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A CurtainUp Review
The Dance on Widows' Rowby Les Gutman
Nobody is as good or as great
as they are on the day of their funeral.
A long broad smile, many laughs, several gasps and a warm moment or two. These are the reactions you'll likely have to this enjoyable new play by Samm-Art Williams. It's a comedy with (as billed) a happy ending, despite the presence of a dead body onstage at its end. Absurd? Perhaps, but you'll likely not notice. What you will appreciate is what a fine observer of human nature Williams proves, again, to be.
Exploding onto Broadway two decades ago with his Tony-nominated Home, Williams went on to act, write and produce for television (and, to a lesser extent, film). Although his early work eschewed black stereotypes, Widows' Row celebrates the caricatures of successful small Southern town African-Americana without letting them commandeer his more universal story. You may be reminded of television's Golden Girls, but you'll certainly conjure up Arsenic and Old Lace as well.
Magnolia Ellis (Barabara Montgomery) is a woman who likes to plan. She and her neighbors on Fremont Street in Port Town, N.C. are lonely. They're all widows -- townfolk call the street "Widows' Row". So Magnolia invites three of her neighbors over to her home (gorgeously eclectic as designed by Felix Cochren), and four eligible men as well.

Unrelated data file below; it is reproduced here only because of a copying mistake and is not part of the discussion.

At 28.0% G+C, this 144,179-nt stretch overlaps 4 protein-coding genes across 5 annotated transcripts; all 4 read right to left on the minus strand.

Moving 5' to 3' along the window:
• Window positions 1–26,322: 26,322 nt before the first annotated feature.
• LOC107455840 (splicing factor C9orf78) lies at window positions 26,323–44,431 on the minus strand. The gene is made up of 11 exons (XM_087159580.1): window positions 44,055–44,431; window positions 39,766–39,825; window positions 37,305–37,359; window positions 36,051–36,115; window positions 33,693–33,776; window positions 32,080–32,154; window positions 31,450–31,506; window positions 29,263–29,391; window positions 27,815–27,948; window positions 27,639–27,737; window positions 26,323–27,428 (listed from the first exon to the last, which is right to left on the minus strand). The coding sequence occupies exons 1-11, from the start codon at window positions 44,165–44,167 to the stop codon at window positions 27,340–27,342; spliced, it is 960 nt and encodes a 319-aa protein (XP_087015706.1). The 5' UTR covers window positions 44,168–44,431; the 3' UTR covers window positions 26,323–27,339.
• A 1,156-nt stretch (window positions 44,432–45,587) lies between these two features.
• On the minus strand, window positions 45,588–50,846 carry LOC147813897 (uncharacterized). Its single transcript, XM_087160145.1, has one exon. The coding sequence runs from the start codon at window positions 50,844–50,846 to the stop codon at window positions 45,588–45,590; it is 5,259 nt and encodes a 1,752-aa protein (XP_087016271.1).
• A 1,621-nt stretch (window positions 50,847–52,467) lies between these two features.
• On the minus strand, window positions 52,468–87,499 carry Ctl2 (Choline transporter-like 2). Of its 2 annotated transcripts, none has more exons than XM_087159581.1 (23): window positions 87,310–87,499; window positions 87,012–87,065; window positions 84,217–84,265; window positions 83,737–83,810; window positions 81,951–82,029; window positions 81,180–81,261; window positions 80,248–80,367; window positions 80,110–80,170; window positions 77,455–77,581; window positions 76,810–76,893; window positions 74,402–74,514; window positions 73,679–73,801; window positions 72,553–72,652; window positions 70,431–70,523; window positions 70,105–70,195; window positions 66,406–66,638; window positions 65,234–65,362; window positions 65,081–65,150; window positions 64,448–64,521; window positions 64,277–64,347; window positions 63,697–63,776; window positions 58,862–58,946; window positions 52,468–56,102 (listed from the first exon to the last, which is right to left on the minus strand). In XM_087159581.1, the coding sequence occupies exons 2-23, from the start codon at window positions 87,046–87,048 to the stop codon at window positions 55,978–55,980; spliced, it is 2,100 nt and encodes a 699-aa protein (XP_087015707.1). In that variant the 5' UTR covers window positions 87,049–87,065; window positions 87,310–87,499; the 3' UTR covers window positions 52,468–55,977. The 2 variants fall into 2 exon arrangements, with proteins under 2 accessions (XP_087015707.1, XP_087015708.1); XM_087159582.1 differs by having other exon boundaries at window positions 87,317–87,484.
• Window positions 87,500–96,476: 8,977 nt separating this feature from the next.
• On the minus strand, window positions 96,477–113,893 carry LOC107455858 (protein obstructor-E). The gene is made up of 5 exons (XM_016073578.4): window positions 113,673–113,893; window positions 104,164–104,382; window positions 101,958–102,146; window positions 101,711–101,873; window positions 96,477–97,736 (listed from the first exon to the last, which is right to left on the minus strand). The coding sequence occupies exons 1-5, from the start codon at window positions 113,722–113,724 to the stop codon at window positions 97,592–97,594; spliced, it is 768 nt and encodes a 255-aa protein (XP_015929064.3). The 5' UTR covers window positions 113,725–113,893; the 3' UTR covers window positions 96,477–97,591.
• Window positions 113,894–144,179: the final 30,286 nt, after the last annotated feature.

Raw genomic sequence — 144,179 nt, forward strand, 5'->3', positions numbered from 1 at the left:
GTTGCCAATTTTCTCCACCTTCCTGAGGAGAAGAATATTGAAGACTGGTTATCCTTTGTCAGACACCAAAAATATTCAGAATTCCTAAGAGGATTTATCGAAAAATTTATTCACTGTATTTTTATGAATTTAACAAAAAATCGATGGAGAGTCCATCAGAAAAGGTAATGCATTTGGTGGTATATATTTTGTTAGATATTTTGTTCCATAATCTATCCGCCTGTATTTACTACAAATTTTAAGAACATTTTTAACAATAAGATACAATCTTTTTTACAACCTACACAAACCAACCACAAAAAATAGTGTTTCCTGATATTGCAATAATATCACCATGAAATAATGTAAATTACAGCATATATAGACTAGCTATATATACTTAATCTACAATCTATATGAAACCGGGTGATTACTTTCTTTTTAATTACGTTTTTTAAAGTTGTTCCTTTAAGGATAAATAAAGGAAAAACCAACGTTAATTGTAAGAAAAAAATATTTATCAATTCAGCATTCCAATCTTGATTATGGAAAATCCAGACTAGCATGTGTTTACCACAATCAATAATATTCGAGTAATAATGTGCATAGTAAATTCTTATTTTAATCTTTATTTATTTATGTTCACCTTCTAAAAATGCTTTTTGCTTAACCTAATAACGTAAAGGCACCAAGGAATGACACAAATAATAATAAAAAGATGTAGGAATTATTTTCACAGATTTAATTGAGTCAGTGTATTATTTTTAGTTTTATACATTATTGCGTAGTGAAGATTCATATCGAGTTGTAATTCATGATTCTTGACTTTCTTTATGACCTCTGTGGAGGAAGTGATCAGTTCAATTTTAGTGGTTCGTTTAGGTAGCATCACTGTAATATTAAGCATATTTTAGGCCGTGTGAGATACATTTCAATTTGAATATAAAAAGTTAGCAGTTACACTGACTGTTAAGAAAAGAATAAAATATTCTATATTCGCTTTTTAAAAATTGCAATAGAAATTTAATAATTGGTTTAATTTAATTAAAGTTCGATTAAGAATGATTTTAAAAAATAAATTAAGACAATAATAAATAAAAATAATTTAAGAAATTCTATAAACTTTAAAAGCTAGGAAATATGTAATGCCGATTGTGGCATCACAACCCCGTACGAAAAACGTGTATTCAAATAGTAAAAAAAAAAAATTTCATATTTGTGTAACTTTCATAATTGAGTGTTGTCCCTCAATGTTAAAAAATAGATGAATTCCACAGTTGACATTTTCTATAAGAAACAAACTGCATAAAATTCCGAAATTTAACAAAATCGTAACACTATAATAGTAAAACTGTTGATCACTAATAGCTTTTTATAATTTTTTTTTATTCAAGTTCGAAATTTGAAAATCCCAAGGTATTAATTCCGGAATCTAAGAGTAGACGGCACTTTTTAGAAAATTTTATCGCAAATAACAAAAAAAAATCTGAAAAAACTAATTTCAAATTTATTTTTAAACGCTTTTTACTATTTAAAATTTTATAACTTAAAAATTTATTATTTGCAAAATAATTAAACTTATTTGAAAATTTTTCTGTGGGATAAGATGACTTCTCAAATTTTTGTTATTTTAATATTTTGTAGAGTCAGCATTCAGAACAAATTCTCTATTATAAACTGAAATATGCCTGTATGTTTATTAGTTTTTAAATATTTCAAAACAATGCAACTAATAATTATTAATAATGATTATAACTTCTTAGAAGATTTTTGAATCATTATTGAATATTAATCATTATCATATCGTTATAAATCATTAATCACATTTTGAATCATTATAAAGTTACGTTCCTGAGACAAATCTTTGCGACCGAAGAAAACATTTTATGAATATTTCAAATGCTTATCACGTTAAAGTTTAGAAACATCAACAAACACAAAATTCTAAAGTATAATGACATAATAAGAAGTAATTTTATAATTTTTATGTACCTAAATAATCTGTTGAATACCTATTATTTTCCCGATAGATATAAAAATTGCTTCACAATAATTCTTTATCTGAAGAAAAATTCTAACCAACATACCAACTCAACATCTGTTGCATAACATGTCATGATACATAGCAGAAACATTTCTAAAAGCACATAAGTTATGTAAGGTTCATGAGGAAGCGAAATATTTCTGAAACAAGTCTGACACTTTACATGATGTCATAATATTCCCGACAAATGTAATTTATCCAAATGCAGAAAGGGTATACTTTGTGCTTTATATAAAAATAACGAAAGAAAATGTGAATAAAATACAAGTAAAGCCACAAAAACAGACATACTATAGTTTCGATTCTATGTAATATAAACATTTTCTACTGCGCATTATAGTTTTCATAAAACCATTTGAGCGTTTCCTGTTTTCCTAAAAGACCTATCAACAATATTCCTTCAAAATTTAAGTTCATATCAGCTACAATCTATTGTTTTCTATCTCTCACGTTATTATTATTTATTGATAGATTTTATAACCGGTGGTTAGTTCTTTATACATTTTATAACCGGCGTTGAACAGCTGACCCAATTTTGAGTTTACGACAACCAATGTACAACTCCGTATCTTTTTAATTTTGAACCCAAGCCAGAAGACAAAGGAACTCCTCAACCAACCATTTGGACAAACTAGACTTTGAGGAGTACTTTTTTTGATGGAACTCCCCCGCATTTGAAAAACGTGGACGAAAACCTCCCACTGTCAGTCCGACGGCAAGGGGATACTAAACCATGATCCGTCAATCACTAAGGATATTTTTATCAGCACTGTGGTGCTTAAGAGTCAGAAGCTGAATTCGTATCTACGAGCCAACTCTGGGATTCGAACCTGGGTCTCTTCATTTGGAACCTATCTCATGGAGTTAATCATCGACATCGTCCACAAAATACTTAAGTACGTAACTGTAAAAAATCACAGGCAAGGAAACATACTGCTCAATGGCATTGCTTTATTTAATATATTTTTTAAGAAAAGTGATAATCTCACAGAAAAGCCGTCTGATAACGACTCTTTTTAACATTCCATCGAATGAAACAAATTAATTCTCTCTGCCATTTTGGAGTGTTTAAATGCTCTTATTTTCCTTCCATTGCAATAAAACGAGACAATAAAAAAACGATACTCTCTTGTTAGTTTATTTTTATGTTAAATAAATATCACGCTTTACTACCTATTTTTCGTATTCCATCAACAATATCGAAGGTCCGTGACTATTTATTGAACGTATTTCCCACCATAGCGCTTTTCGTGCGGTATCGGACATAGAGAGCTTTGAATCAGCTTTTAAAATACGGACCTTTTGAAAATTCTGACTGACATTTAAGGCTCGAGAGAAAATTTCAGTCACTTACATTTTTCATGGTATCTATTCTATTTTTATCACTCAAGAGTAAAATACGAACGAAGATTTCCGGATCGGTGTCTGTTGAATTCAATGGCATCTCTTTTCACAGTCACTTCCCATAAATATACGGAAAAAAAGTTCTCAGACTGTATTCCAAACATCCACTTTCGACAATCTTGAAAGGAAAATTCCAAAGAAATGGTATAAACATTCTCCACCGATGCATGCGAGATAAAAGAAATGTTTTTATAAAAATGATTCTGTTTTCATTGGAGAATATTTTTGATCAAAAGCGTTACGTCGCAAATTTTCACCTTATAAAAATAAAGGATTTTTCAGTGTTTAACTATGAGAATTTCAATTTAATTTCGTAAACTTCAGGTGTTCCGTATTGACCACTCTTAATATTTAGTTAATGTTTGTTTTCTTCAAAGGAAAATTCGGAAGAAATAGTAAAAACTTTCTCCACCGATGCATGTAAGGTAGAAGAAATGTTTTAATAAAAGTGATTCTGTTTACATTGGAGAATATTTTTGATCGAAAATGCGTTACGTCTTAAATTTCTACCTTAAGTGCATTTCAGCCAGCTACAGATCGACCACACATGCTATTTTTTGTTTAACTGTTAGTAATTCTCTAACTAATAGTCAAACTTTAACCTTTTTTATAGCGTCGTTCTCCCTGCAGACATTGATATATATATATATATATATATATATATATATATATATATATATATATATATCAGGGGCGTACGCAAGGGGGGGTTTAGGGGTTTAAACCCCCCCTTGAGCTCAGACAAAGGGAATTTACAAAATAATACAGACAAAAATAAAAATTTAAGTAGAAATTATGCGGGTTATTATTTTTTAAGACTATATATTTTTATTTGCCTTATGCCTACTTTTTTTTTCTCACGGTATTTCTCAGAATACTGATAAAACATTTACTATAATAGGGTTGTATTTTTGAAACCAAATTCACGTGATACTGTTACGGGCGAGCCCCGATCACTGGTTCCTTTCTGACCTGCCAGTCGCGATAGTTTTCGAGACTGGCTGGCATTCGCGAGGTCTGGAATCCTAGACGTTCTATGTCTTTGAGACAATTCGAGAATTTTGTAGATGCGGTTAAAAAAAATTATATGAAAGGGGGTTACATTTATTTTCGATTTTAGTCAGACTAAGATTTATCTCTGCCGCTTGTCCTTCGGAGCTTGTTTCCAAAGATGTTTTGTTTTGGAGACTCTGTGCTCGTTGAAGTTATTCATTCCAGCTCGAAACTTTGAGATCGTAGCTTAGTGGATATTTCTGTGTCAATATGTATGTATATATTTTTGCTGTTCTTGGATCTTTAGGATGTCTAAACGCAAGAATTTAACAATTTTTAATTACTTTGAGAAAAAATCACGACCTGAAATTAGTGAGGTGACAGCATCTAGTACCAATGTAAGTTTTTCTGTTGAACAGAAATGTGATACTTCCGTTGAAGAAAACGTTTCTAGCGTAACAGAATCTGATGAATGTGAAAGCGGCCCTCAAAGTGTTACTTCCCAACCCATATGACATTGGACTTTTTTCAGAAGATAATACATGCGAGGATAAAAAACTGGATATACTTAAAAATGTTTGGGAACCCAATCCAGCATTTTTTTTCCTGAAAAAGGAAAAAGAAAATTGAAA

But there is a problem. Between them, the women have buried nine husbands and, while life insurance policies have made them all well off, there's talk that they had a hand in causing all those funerals. Will the gentlemen be callers? Well, they are still "the finest courting ladies in the county," so three of the four men eventually show up.
What follows is filled with surprises that I'd best not reveal, and some wonderful, if patterned, characters. Williams has embellished both by some fine performances he's drawn from his veteran actors. Just as Magnolia is in command of the story, Montgomery controls the stage. Her's is an energetic rendering of this doyen of the block.
Marie Thomas, as Simone, who fancies herself a famous actress, is Magnolia's cynical counterpoint. Then there's Lois Miller (Elain Graham), in whom Williams has settled the play's intrigue. A definite cause for concern (two of her husbands died of food poisoning), she doesn't seem able to form a sentence that doesn't have some allusion to death or murder. But it's in the Bible-thumping Annie Talbot (Elizabeth Van Dyke) that Williams has deposited his biggest surprise. Suffice it to say, in the words of Deacon Hudson (Adam Wade), it goes "way beyond Christian fellowship".
The good deacon -- Magnolia has her eyes on this goodlooking white-haired gentleman, Wade does an exceptional job of making us see why -- has cajoled Newly Benson (Jack Landrón) to accompany him. Newly is a veteran of Vietnam and Desert Storm, but he's not looking for the grim reaper. He's the local skeptic, a good match, it would seem, for Simone. But Williams keeps the romantic equations in flux, soon adding turkey magnate Randolph Spears (Ed Wheeler, who is particularly adept) to the mix. Who does what with and to whom? No clues here; go see for yourself. You'll have nothing to cry about.